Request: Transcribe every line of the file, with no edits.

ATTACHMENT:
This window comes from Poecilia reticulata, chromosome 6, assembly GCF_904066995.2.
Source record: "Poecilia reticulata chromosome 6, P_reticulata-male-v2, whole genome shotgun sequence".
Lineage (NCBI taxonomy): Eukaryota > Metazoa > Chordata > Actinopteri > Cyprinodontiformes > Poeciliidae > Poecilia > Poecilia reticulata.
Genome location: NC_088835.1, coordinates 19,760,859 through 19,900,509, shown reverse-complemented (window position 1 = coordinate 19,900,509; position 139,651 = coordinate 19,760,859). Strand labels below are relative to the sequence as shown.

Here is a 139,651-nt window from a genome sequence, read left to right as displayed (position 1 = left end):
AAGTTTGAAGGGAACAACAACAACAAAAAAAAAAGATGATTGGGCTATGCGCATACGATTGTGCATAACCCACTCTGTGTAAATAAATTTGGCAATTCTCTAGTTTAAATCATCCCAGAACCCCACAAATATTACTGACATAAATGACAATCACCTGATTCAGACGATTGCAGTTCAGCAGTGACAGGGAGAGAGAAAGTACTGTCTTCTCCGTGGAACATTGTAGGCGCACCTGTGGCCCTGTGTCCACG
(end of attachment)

This window comes from Poecilia reticulata, chromosome 6, assembly GCF_904066995.2.
Source record: "Poecilia reticulata chromosome 6, P_reticulata-male-v2, whole genome shotgun sequence".
Lineage (NCBI taxonomy): Eukaryota > Metazoa > Chordata > Actinopteri > Cyprinodontiformes > Poeciliidae > Poecilia > Poecilia reticulata.
Genome location: NC_088835.1, coordinates 19,760,859 through 19,900,509, shown reverse-complemented (window position 1 = coordinate 19,900,509; position 139,651 = coordinate 19,760,859). Strand labels below are relative to the sequence as shown.

Here is a 139,651-nt window from a genome sequence, read left to right as displayed (position 1 = left end):
AAGTTTGAAGGGAACAACAACAACAAAAAAAAAAGATGATTGGGCTATGCGCATACGATTGTGCATAACCCACTCTGTGTAAATAAATTTGGCAATTCTCTAGTTTAAATCATCCCAGAACCCCACAAATATTACTGACATAAATGACAATCACCTGATTCAGACGATTGCAGTTCAGCAGTGACAGGGAGAGAGAAAGTACTGTCTTCTCCGTGGAACATTGTAGGCGCACCTGTGGCCCTGTGTCCACG